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Average Investors Share Facebook Feelings
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Average Investors Share Facebook Feelings


Average Investors Share Facebook Feelings

Average Investors Share Facebook Feelings
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  • <iframe src="" width="100%" height="290" frameborder="0" scrolling="no" title="NPR embedded audio player">
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Early investors like investment banks and venture capitalists already own shares of Facebook. Some are even starting to sell. Now small investors get their chance to buy with Friday's IPO. NPR's Sonari Glinton checks in with a few of them on the first day of trading.


The Facebook IPO hasn't just sent a jolt of excitement through Silicon Valley, there are many average individual investors who are also thrilled. NPR's Sonari Glinton has more.

SONARI GLINTON, BYLINE: All right. It's a little after 9:30 on Friday. The bell just rang on the NASDAQ, and I'm gonna check in with some regular investors. I'm gonna start with Nelly Sai-Palm. She's a student at the University of Chicago's Booth School of Business, and I'm going to give her a call.



GLINTON: Hey, how's it going?

SAI-PALM: Going well, how are you?

GLINTON: Fine. So tell me what's going on now?

SAI-PALM: I am on my brokerage account, I am about to place my trade for Facebook. So I know it doesn't trade until 11, but given the fact that the market is open, I am still able to place at trade, and so it will be executed whenever it gets open, and hopefully I get it.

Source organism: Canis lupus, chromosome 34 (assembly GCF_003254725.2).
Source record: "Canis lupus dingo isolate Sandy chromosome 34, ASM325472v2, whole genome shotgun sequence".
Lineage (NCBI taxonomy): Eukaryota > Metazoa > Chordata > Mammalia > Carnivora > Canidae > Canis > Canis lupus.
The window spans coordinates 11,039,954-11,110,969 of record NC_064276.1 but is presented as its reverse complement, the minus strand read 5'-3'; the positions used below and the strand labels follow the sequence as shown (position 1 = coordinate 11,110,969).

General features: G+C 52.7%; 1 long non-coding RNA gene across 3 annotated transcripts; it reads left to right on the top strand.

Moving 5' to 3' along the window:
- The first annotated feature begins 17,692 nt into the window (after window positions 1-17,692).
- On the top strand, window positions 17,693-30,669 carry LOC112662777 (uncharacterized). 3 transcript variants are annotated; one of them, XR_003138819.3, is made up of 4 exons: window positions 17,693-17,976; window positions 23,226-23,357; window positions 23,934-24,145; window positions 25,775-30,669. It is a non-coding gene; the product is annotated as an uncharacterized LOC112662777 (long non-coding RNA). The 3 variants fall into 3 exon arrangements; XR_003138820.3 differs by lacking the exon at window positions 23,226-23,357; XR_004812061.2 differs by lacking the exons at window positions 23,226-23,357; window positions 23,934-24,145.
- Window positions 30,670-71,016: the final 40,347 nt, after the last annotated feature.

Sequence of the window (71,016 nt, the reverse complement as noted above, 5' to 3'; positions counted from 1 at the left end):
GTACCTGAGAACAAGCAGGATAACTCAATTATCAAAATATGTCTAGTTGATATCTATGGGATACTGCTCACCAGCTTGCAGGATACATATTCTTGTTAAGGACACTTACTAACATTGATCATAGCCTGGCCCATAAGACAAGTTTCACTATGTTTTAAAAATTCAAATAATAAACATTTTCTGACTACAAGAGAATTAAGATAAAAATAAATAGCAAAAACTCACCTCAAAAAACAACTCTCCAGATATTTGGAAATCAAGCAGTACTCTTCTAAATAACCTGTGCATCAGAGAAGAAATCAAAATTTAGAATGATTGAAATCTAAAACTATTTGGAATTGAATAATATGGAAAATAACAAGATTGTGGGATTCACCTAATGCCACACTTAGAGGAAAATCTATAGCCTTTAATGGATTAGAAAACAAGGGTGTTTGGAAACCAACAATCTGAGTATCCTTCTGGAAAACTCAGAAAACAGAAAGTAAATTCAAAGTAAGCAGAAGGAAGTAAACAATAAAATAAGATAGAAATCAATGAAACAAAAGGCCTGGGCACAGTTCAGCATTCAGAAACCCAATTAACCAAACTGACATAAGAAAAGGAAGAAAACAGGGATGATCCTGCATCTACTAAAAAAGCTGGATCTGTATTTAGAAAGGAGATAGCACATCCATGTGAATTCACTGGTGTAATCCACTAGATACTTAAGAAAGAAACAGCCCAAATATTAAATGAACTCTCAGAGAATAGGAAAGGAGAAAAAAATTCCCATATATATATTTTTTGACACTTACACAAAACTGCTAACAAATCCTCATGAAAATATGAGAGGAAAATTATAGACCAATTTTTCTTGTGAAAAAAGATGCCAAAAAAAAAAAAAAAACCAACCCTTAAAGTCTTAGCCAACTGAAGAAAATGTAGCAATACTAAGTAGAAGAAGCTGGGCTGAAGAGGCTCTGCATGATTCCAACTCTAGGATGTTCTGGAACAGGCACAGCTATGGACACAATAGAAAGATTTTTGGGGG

GLINTON: Why get in today? Why not wait a couple of - a week or two or more?

SAI-PALM: Just because I've followed it a lot. I think it's a great company. I mean, I have some concerns, like I'm sure you've heard all the concerns like, you know, tech companies don't necessarily always do well, but I feel like there's possibility it's gonna really go high, in which case then I want to be able to buy some of the stock today, so I kind of don't want to miss out on the action.

GLINTON: Sai-Palm placed and order, and she was only willing to pay $40 a share, and she bought it at that price, and so did John Rutkowski of Newark, Delaware.

JOHN RUTKOWSKI: You know, it's better to come to the dance early than late. Yes, there are plenty of IPOs that will crash and die off.

GLINTON: Are you feeling lucky?

RUTKOWSKI: I'll feel lucky when I analyze it six months from now and say, was that a good a decision or not a good decision?

GLINTON: It's 4:28 on Friday, and after opening at $42.05, shares of Facebook fell to $38.37, which is near the price that was set for the initial public offering of stock. We're going to check in with our two investors to see what they think. Let's start off with John Rutkowski.

RUTKOWSKI: It didn't meet expectations. The hype was greater than what the market would bear.

GLINTON: I asked you earlier if you were feeling lucky. Are you feeling lucky?

RUTKOWSKI: I feel lucky that it didn't go to $3, yes. I feel lucky in that regard.

GLINTON: And now Nelly Sai-Palm of Chicago.

SAI-PALM: I was very excited, and then I kept thinking before I started trading, did I make a mistake, you know, by not being willing to bid more for each share, and I was like, you know what, it will be what it will be. I'm very confident that, you know...


SAI-PALM: ...whatever happens will happen. I'm going to have to live with my decision.

GLINTON: Que sera sera.


SAI-PALM: Exactly.

GLINTON: Sonari Glinton, NPR News.

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